I am considering a graph with $n$ edges with the following nicely structured adjacency matrix: \begin{equation} A_n= \begin{pmatrix} 0 & 0 & 0 &\cdots & 0 & 0 & 1\\ 0 & 0 & 0 &\cdots & 0 & 1 & 1\\ \vdots & \vdots & & & & \vdots & \vdots\\ 0 & 1 & 1 &\cdots & 1 & 1 & 1\\ 1 & 1 & 1 &\cdots & 1 & 1 & 1\\ \end{pmatrix}. \end{equation} I need to determine the pseudoinverse $L_n^+$ of its Laplacian: \begin{equation} L_n=\text{diag}(1, ...,n)-A_n. \end{equation} After playing around with Mathematica, $L_n^+$ seems to have a nice structure. However, I am not so familiar with determining pseudoinverses and therefore would like some help in determining this structure.

My question is, how would one go about calculating pseudoinverses and is it possible to get a closed-form expression for $L_n^+$ for general $n$? Thanks in advance.

  • $\begingroup$ the pseudoinverse of $L_n$ has some obvious structure, each row or column adds up to zero. $\endgroup$ – Carlo Beenakker Feb 27 '14 at 13:18
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    $\begingroup$ One possibility for you to compute $L_n^+$ is to find a diagonalization $L_n = V_n D_n V_n^*$ ($L_n$ seems to be diagonalizable in this case, I run some Matlab tests) and then put $L_n^+ = V_n D_n^+ V_n^*$, where the pseudoinverse of the diagonal matrix $D_n$ is easily computable: you just have to take the reciprocal of each non-zero element on the main diagonal, and leave the zeros elements at their own place. $\endgroup$ – Paglia Feb 27 '14 at 13:36
  • $\begingroup$ That indeed looks promising, Paglia. $V_n$ and $V_n^*$ both seem to have a simple structure. $\endgroup$ – MthQ Feb 27 '14 at 13:53

Let's start by constructing an eigendecomposition of $L_n$.

Let $\mathbf{v}_j \in \mathbb{R}^n$, for $1 \leq j \leq \lfloor (n-1)/2 \rfloor$, be the vector defined as follows:

  • its $j$-th entry is $\sqrt{\frac{2j - n}{2j - n - 1}}$;
  • its $k$-th entry (for $j+1 \leq k \leq n-j$) is $\frac{-1}{\sqrt{(2j - n)(2j - n - 1)}}$;
  • all other entries are $0$.

Similarly, let $\mathbf{v}_j \in \mathbb{R}^n$, for $n + 1 - \lfloor n/2 \rfloor \leq j \leq n$ be defined by:

  • its $j$-th entry is $\sqrt{\frac{2j - n - 1}{2j - n}}$;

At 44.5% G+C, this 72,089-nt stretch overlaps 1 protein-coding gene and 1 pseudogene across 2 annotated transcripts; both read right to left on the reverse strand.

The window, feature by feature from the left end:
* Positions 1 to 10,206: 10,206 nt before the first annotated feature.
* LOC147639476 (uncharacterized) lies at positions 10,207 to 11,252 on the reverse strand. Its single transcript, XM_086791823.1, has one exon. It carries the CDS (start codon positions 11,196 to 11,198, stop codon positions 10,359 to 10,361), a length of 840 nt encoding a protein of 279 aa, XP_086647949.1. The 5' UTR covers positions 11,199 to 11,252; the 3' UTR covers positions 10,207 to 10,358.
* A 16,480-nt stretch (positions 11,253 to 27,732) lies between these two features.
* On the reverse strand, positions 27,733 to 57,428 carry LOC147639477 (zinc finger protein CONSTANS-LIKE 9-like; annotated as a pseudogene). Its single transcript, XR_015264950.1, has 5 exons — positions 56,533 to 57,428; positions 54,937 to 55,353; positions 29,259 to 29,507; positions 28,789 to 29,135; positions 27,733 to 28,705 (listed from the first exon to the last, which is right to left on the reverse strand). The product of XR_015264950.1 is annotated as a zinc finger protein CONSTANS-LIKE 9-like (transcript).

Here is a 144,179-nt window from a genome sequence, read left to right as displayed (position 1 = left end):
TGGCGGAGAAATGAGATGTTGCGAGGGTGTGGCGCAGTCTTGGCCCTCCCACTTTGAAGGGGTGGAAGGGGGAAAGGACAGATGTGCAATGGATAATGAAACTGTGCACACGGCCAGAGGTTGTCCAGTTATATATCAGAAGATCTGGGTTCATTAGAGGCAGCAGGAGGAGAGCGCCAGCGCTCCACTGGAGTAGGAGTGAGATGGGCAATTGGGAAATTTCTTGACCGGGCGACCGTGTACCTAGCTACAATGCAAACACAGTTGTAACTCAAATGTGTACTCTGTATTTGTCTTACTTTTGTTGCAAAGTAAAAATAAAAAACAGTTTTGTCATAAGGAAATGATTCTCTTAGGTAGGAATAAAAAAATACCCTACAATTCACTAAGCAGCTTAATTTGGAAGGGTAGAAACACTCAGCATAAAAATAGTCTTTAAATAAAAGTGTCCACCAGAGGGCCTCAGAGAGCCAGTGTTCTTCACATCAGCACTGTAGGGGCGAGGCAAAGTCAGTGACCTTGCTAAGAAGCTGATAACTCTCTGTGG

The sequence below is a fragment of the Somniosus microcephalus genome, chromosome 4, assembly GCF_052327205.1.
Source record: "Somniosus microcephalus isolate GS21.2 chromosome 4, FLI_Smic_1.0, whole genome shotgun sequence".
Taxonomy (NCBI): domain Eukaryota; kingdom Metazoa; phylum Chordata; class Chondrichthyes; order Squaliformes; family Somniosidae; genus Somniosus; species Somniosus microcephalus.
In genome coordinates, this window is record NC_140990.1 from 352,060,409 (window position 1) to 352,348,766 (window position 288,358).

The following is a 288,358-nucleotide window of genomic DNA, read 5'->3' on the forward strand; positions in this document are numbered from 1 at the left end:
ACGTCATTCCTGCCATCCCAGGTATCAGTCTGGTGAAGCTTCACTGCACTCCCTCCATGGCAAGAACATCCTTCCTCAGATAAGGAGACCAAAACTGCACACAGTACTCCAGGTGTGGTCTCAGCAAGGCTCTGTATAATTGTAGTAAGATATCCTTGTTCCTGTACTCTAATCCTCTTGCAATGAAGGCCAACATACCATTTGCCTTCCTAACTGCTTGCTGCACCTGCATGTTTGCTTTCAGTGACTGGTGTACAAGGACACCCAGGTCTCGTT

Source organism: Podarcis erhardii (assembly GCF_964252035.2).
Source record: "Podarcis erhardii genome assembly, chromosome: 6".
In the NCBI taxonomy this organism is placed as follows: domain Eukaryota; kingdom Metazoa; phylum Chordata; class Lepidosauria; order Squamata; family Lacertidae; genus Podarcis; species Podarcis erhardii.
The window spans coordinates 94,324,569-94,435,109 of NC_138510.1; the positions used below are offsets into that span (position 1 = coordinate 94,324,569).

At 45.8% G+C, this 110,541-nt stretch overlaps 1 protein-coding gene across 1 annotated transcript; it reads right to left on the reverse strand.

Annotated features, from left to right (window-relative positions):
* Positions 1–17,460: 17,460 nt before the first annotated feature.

• its $k$-th entry (for $n - j + 1 \leq k \leq j-1$) is $\frac{-1}{\sqrt{(2j - n)(2j - n - 1)}}$;
  • all other entries are $0$.

Finally, define $\mathbf{v}_j \in \mathbb{R}^n$ for $j = n - \lfloor n/2 \rfloor$ to be the zero vector. We have now defined $\mathbf{v}_j$ for all $1 \leq j \leq n$.

These vectors are mutually orthonormal eigenvectors for $L_n$, and the eigenvalue corresponding to eigenvector $\mathbf{v}_j$ is exactly $j$ itself:

$$ L_n = \sum_{j=1}^n j\mathbf{v}_j\mathbf{v}^*_j $$

From this it immediately follows that the pseudo-inverse $L_n^+$ is

$$ L_n^+ = \sum_{j=1}^n \frac{1}{j}\mathbf{v}_j\mathbf{v}^*_j. $$

Note that I did some trickery here, since one eigenvalue of $L_n$ is always zero -- instead of setting the eigenvalue to zero, I set the corresponding eigenvector $\mathbf{v}_j$ for $j = n - \lfloor n/2 \rfloor$ to be zero, since this made the final answer cleaner in my opinion.

Also note that I've stated a bunch of things without proof here. They can be proved easily enough in a brute-force sort of way; it's just messy and not terribly enlightening.

  • $\begingroup$ Are you sure about those eigenvectors? When I compute the eigenvectors of $L_n$, they completely consist of integers. Am I not getting something? $\endgroup$ – MthQ Feb 28 '14 at 9:37
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    $\begingroup$ @Thomas -- I coded my answer above in MATLAB to double-check that it works for $n \leq 10$. The eigenvectors above do consist entirely of integers, up to being normalized (i.e., up to being divided by $\sqrt{(2j-n)(2j-n-1)}$, which is the norm of the integer vector). $\endgroup$ – Nathaniel Johnston Feb 28 '14 at 12:05
  • $\begingroup$ Ok, I understand now. I guess I should not normalize in order to get nicer expression. Thank you very much $\endgroup$ – MthQ Feb 28 '14 at 13:10
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    $\begingroup$ @Thomas -- Yep, if you don't normalize then the $\mathbf{v}_j$'s become nicer, but at the expense that the form of $L_n^+$ becomes slightly messier. Explicitly, if $\mathbf{w_j} = \sqrt{(2j-n)(2j-n-1)}\mathbf{v}_j$ (i.e., the all-integer eigenvector) then $L_n^+ = \sum_{j=1}^n \frac{1}{j(2j-n)(2j-n-1)}\mathbf{w}_j\mathbf{w}_j^*$. $\endgroup$ – Nathaniel Johnston Feb 28 '14 at 13:38
  • $\begingroup$ Is there any kind of proof of your answer? I am very interested in it. $\endgroup$ – TommasoF Nov 18 '16 at 14:43

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